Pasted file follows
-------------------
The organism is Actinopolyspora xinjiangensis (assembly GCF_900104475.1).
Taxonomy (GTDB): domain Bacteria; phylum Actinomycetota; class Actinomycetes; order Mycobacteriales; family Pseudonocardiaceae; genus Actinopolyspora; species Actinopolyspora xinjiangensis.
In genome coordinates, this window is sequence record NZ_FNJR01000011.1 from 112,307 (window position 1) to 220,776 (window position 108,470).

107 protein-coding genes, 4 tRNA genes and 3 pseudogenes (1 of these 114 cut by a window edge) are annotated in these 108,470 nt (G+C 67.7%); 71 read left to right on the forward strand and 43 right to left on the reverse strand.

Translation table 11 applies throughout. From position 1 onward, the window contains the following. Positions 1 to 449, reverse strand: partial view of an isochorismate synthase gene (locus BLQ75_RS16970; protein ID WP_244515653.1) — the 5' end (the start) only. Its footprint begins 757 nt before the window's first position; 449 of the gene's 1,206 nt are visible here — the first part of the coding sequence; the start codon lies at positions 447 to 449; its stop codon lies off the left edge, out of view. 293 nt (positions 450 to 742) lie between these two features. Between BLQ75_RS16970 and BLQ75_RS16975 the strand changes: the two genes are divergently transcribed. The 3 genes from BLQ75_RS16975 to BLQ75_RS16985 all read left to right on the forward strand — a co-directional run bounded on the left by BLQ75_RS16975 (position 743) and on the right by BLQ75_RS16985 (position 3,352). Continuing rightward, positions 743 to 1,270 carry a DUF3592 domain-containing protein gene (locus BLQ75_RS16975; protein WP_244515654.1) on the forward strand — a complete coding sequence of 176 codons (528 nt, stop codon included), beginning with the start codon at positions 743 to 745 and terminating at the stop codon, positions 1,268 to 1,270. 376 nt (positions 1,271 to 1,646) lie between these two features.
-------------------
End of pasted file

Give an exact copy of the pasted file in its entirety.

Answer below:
The organism is Actinopolyspora xinjiangensis (assembly GCF_900104475.1).
Taxonomy (GTDB): domain Bacteria; phylum Actinomycetota; class Actinomycetes; order Mycobacteriales; family Pseudonocardiaceae; genus Actinopolyspora; species Actinopolyspora xinjiangensis.
In genome coordinates, this window is sequence record NZ_FNJR01000011.1 from 112,307 (window position 1) to 220,776 (window position 108,470).

107 protein-coding genes, 4 tRNA genes and 3 pseudogenes (1 of these 114 cut by a window edge) are annotated in these 108,470 nt (G+C 67.7%); 71 read left to right on the forward strand and 43 right to left on the reverse strand.

Translation table 11 applies throughout. From position 1 onward, the window contains the following. Positions 1 to 449, reverse strand: partial view of an isochorismate synthase gene (locus BLQ75_RS16970; protein ID WP_244515653.1) — the 5' end (the start) only. Its footprint begins 757 nt before the window's first position; 449 of the gene's 1,206 nt are visible here — the first part of the coding sequence; the start codon lies at positions 447 to 449; its stop codon lies off the left edge, out of view. 293 nt (positions 450 to 742) lie between these two features. Between BLQ75_RS16970 and BLQ75_RS16975 the strand changes: the two genes are divergently transcribed. The 3 genes from BLQ75_RS16975 to BLQ75_RS16985 all read left to right on the forward strand — a co-directional run bounded on the left by BLQ75_RS16975 (position 743) and on the right by BLQ75_RS16985 (position 3,352). Continuing rightward, positions 743 to 1,270 carry a DUF3592 domain-containing protein gene (locus BLQ75_RS16975; protein WP_244515654.1) on the forward strand — a complete coding sequence of 176 codons (528 nt, stop codon included), beginning with the start codon at positions 743 to 745 and terminating at the stop codon, positions 1,268 to 1,270. 376 nt (positions 1,271 to 1,646) lie between these two features.